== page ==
Terrific Travers raises the roof
With grown men banging the blue-boarded track and a raucous crowd standing on their feet as John Travers broke eight minutes for the 3,000m, it truly was Super Sunday at the Woodie’s DIY National Indoor Championships in Athlone in a day to remember for Irish athletics aficionados.
It looked like the novelty had worn off on Ciarán Ó Cathain’s international arena on Saturday with a relatively sparse crowd and a lack of that intangible buzz, but Fionnuala Britton’s comprehensive win in the women’s 1500m, the first event yesterday, was only a taste of things to come.
Britton, under the tutelage of Chris Jones, has managed to find an extra set of gears of late and, with close to a full crowd in attendance, she efficiently stirred the crowd out of first gear as she ran a big personal best of 4:13.96 knocking nine seconds off her previous best indoor time.
“I didn’t want to look over my shoulder on the last lap,” said the Kilcoole AC athlete who is training meticulously to break into the top tier of world athletics.
“I didn’t want anyone to pass me down the straight. I love it now.”
Kerry Harty (Newcastle) finished second in 4:16.36 edging Laura Crowe (An Riocht) in 4:16.48.
John Coghlan (MSB), son of Eamonn, ran sub four minutes for the mile in America last year to join an illustrious club of father-son duos to break that famous mark but has since struggled to recapture that form.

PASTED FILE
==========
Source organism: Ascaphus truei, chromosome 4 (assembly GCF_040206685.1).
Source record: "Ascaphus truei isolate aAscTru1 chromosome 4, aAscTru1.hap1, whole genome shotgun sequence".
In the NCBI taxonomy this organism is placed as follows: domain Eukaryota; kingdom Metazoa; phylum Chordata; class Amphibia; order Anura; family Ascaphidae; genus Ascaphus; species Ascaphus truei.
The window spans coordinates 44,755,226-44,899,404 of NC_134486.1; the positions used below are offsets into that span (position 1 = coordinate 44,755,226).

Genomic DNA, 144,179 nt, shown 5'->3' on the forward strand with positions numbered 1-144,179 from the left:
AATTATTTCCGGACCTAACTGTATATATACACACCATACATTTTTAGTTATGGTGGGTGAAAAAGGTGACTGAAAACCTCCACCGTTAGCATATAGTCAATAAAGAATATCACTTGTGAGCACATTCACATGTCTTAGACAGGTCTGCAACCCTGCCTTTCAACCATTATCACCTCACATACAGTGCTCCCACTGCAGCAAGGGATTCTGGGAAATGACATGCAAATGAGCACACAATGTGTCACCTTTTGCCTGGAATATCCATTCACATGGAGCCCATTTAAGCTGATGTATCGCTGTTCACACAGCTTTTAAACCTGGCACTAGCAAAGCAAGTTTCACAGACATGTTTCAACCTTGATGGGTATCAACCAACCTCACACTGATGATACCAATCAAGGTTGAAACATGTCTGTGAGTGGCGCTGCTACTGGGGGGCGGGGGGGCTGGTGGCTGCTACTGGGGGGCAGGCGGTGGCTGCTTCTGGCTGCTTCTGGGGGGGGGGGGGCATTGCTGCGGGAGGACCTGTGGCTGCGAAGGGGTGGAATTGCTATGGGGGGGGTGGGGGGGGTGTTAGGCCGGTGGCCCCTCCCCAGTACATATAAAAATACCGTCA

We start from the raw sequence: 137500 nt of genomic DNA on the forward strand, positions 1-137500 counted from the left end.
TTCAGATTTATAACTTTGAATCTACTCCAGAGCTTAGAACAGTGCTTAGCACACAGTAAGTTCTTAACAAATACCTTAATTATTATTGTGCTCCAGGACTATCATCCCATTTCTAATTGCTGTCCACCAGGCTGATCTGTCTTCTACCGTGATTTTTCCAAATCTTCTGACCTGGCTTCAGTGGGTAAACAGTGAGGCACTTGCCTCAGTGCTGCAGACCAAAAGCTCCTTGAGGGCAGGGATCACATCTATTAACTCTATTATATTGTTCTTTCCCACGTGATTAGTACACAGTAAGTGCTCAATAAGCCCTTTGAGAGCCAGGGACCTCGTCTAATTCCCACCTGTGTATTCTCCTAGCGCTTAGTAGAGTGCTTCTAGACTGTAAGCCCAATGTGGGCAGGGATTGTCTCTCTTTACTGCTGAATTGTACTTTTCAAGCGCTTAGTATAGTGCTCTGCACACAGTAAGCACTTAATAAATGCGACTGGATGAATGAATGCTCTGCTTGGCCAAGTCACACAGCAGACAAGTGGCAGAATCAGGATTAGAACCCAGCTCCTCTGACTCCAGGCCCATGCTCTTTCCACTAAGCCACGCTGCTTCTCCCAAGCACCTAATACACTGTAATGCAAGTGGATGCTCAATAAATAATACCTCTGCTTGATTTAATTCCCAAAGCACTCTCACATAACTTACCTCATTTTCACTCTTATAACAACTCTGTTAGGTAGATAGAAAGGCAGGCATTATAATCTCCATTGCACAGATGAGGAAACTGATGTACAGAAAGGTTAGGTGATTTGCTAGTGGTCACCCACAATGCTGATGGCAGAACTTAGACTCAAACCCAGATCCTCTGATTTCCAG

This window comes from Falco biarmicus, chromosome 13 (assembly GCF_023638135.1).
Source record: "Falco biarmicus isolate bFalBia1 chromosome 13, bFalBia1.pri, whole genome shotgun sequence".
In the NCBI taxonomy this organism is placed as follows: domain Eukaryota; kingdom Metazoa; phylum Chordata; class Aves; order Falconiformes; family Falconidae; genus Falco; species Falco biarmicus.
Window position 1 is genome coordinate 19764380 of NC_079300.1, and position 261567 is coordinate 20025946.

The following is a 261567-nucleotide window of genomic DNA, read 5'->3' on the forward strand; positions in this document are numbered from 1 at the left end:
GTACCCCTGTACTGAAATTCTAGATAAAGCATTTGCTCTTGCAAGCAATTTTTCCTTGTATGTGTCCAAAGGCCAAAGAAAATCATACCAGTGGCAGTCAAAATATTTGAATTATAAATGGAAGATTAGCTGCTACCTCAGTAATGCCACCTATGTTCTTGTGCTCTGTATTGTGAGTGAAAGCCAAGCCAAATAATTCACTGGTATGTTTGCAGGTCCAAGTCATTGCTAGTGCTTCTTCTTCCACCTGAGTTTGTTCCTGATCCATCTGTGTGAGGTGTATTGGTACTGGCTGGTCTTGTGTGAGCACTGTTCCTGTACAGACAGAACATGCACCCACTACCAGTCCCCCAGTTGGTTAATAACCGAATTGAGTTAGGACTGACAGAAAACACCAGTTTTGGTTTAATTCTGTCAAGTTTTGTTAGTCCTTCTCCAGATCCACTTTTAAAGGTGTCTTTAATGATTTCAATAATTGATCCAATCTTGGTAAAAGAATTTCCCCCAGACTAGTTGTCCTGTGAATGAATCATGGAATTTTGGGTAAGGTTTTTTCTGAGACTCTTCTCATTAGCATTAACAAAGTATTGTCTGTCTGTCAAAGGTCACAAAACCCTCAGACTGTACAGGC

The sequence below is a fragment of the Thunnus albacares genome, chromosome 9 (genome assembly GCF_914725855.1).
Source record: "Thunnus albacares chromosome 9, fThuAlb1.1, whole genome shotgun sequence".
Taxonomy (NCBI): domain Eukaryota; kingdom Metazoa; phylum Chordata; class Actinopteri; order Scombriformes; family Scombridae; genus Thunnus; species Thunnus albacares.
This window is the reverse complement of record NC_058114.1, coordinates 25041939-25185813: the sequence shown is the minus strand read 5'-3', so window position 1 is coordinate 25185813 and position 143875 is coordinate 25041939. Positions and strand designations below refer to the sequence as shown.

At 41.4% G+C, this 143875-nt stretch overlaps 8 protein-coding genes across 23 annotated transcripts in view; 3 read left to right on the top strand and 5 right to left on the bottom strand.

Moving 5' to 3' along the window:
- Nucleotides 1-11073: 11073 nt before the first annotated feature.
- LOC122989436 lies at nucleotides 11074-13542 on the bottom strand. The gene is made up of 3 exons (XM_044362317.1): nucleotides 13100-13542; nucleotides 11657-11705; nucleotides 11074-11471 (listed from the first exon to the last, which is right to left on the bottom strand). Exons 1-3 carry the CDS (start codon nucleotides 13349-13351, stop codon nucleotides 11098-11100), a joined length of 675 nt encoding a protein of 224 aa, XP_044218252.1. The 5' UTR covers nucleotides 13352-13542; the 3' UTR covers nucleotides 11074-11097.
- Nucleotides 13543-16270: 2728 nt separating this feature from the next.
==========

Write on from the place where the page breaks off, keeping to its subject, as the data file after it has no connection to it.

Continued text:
Kevin Maunsell (Clonmel) boldly took an early 50m lead in the men’s 1500m. Coghlan set about the task of reeling him in with Eoin Everard (KCH) and Joe Warne (Doheny) in single file behind as the rest of the pack seemed to have gotten lost chasing another hare.
Coghlan held off Everard on the last lap and crossed the line with arms outstretched, bringing his index finger to his mouth to silence the doubters – his own internal voice visually chief amongst them.
“That’s my first ever medal,” in senior competition said Coghlan who didn’t know his father had never won a national indoor 1500m title.
John Travers (Donore Harriers), studying in AIT, has become the poster boy of Ó Cathain’s coliseum and was looking to head the big field assembled at the start line of the 15-lap event.
As each lapped passed of the main act, the banging of the track got louder and the men and women edged out of their seats into standing as the European standard was on the cusp of Travers’ multi-coloured spikes.
“With three laps to go the hair was standing on the back of my neck,” said the Drimnagh distance hero.
The normally cool Ó Cathain went from stately to fanatic in the closing stages describing the atmosphere as “fantastic”. Darting past the back markers on the last lap, Travers stopped the clock at 7:58.54 to the delight of the vociferous crowd.
Kelly Proper (Ferrybank) was delighted she “kept her cool” between events winning the 60m and 200m – 7.45 and 23.84 respectively – in quick succession, making it a hat-trick of titles having won the long jump in 5.91m on Saturday.
An athlete who never loses his cool is Mark English (Letterkenny). The final act was the men’s 800m and English’s composed 1:48.44 dropping his front-running clubmate Darren McBrearty brought a fitting close to the drama. What a difference a day makes.